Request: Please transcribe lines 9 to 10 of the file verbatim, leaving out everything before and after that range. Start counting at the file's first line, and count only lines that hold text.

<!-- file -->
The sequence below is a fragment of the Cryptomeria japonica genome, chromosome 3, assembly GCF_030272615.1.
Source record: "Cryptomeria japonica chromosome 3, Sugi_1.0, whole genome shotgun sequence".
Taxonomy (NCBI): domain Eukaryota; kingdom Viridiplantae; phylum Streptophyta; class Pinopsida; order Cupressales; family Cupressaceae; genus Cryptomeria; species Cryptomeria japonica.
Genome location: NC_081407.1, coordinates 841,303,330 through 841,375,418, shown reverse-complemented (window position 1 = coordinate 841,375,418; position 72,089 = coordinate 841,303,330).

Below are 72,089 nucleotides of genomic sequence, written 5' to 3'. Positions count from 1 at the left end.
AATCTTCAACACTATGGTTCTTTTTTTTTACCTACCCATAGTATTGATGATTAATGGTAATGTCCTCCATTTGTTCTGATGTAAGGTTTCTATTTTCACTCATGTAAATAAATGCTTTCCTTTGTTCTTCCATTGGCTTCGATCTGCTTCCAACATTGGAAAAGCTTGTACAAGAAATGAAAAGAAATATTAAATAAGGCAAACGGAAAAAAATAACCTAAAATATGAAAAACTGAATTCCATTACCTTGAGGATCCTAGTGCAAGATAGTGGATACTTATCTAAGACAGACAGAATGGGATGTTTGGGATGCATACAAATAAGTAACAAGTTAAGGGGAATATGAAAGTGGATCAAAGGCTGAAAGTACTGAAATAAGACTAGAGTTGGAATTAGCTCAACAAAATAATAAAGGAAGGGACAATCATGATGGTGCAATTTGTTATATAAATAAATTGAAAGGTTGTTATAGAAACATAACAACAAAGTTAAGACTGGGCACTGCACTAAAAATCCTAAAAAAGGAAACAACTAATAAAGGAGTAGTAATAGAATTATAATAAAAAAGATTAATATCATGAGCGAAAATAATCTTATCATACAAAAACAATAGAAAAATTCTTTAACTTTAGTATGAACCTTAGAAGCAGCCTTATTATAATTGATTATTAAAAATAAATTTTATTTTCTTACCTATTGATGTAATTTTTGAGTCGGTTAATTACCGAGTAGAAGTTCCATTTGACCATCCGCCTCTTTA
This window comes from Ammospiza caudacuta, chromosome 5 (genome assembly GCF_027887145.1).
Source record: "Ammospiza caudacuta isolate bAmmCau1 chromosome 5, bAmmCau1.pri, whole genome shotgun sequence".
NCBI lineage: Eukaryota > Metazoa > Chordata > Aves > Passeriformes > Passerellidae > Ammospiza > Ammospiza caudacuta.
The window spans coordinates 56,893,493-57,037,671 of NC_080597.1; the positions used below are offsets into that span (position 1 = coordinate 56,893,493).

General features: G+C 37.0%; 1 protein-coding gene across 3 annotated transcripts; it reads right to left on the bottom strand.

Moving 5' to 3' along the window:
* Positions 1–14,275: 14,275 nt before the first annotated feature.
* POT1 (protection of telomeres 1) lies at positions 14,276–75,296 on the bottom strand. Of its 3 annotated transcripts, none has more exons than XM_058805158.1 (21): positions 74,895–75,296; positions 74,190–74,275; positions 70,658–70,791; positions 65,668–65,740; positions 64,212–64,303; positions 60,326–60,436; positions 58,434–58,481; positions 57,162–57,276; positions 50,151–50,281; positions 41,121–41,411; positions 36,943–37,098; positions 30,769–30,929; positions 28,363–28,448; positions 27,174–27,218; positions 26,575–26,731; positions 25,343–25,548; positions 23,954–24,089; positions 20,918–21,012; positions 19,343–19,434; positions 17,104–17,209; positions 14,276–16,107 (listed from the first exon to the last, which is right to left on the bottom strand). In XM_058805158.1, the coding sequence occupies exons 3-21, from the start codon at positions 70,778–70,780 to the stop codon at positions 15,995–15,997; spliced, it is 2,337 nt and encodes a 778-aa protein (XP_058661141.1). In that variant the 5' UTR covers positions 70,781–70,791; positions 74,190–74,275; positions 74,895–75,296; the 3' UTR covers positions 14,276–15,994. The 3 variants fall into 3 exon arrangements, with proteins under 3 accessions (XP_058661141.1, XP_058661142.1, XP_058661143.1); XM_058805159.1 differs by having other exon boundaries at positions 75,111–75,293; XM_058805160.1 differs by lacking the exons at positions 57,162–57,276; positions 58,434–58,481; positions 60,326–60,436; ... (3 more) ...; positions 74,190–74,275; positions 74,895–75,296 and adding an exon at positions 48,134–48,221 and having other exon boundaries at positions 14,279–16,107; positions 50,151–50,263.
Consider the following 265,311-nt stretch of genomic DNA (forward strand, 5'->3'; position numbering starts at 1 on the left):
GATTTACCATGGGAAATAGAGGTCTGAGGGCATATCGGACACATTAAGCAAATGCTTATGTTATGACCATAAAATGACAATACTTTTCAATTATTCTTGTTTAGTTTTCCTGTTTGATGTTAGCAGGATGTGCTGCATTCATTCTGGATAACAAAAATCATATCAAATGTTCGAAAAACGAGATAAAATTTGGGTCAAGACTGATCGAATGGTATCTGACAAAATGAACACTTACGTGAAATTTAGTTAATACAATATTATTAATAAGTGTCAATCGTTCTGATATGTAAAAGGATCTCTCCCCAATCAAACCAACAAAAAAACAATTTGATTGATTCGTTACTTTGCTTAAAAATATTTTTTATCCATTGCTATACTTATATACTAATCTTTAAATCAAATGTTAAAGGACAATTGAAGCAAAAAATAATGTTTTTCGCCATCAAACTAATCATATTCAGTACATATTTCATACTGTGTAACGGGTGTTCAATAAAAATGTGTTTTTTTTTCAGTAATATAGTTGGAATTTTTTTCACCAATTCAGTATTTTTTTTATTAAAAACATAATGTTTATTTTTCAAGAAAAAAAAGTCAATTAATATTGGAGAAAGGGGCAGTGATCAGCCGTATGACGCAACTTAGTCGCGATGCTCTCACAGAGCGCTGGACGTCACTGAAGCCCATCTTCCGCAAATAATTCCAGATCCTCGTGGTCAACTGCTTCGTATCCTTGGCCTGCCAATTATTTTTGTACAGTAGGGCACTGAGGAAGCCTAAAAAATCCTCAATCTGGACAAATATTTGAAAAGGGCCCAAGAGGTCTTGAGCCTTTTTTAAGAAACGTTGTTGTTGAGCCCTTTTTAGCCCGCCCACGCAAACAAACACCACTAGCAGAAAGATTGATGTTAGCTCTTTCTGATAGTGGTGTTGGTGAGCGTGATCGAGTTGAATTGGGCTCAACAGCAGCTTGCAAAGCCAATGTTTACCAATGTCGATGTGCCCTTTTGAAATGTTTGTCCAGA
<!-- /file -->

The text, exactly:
NCBI lineage: Eukaryota > Metazoa > Chordata > Aves > Passeriformes > Passerellidae > Ammospiza > Ammospiza caudacuta.
The window spans coordinates 56,893,493-57,037,671 of NC_080597.1; the positions used below are offsets into that span (position 1 = coordinate 56,893,493).